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Math Help - Exponential Form

  1. #1
    Junior Member alwaysalillost's Avatar
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    Exponential Form

    Write each of the following in exponential form.


    Any help is appreciated!
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    Re:

    Quote Originally Posted by alwaysalillost View Post
    Write each of the following in exponential form.


    Any help is appreciated!
    Hi Alwaysalillost!

    Writing these in exponential form is a piece of cake...
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    Last edited by qbkr21; May 13th 2007 at 11:50 AM.
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  3. #3
    is up to his old tricks again! Jhevon's Avatar
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    Quote Originally Posted by alwaysalillost View Post
    Write each of the following in exponential form.


    Any help is appreciated!
    Do you like flowers, alwaysalillost? becuase thinking of flowers is the easiest way to do this. It may seem cheezy to you, but to this day, I use this rule to double check myself that I am changing from exponents to roots and vice versa correctly.

    It is known as Flower Power!

    Basically, we equate a fractional exponent to a flower. The top number represents the flower (which rhymes with power) and the bottom number represents the root, and the division sign represents the ground. So now we know that whenever we have a fractional exponent, the top number is the power of the base and the bottom number is the root of the base.


    so sqrt(x) = x^(1/2) because the power of x is 1, and the root we are using is the 2nd root.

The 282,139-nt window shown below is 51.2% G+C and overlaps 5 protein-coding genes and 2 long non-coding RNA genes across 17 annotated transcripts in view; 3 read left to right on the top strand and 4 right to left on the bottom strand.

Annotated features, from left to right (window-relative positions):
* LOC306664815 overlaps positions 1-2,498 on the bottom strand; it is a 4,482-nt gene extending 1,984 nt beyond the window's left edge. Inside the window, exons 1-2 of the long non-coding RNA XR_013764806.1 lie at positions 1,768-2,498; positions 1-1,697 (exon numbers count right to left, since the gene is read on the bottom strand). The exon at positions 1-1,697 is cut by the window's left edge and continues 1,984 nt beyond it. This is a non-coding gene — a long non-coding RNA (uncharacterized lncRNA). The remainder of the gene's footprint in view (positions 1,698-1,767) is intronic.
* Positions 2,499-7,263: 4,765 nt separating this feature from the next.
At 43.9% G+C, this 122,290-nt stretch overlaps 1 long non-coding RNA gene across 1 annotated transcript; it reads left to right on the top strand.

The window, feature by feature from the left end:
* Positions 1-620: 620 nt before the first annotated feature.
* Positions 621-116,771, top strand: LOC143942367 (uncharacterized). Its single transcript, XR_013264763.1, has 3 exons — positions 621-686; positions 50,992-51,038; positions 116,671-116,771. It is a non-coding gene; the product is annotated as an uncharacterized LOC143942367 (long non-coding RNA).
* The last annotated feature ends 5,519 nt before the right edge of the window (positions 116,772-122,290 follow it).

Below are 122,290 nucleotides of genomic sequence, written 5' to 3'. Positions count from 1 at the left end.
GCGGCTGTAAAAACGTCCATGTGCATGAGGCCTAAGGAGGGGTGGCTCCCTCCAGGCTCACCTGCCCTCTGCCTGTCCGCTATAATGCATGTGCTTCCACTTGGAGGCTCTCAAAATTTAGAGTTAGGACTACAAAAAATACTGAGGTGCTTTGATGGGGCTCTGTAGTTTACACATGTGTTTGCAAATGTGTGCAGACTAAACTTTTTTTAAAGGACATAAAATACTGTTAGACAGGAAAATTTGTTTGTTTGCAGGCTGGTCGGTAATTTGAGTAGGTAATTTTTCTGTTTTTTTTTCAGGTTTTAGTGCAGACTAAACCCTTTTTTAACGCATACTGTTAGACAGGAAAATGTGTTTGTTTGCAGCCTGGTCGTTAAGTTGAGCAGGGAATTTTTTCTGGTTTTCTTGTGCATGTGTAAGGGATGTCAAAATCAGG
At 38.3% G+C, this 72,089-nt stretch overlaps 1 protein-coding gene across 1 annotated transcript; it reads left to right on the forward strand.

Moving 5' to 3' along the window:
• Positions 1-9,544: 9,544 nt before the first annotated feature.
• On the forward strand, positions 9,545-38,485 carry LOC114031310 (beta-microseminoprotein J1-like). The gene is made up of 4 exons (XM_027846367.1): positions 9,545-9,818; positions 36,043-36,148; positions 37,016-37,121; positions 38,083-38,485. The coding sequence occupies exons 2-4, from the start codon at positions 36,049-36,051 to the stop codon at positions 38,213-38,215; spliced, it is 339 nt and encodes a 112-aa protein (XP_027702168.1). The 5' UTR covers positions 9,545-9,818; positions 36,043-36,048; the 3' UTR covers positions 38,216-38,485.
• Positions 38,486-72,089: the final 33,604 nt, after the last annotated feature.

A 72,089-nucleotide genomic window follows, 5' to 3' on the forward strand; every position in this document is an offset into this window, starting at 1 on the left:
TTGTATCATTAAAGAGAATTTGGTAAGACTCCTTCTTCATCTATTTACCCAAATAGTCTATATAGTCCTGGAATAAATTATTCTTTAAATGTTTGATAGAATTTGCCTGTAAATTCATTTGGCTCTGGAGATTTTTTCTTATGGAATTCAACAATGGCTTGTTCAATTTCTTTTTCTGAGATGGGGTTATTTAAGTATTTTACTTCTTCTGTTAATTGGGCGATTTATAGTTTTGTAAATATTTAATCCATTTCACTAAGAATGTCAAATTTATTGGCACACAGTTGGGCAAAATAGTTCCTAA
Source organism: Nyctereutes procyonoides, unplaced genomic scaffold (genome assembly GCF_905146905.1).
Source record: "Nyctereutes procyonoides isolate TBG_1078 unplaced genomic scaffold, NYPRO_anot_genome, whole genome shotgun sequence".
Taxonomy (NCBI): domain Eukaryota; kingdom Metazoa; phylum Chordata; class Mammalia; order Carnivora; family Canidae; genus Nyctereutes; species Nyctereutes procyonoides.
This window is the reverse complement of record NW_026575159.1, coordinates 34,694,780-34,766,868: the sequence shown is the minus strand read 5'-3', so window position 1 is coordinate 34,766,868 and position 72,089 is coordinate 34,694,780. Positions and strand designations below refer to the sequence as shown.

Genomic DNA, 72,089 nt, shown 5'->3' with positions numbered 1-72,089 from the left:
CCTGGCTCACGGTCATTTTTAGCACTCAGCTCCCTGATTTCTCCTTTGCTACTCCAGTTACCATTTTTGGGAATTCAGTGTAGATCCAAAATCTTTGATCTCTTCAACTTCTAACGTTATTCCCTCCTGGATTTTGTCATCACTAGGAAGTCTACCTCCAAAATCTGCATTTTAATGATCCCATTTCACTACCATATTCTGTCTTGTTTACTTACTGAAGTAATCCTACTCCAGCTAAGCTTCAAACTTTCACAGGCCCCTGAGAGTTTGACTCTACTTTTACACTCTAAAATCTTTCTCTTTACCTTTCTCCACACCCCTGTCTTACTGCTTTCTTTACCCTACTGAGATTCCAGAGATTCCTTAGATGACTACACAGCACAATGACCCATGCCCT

fourthroot(2) = 2^(1/4), since the power of 2 is 1 and the root is the fourth

    the cuberoot(x^2*y^3) = cuberoot(x^2)*cuberoot(y^3) by the law of surds.

    now cuberoot(x^2) = x^(2/3) since the (flower) power of x is 2 so it goes on top, and the root is the third root, so it goes on the bottom.

    and cuberoot(y^3) = y^(3/3) since the power of y is 3 and the root of y is 3, so we get y^1 or just y

    therefore, cuberoot(x^2*y^3) = cuberoot(x^2)*cuberoot(y^3) = (x^(2/3))*y


    Note: we can take the root or the power first.

    that is, for example, if we have x^(2/3) we can write it as cuberoot(x^2) or [cuberoot(x)]^2 depending on which woud be easier to calculate. if you want an example of when one would be easier than the other, ask
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  4. #4
    is up to his old tricks again! Jhevon's Avatar
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    Sorry qbkr21, I saw you answered this after I posted my solution, this took me forever to draw in paint, so i never saw the thread for a long time
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  5. #5
    Junior Member alwaysalillost's Avatar
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    Thanks Jhevon & qbkr21!
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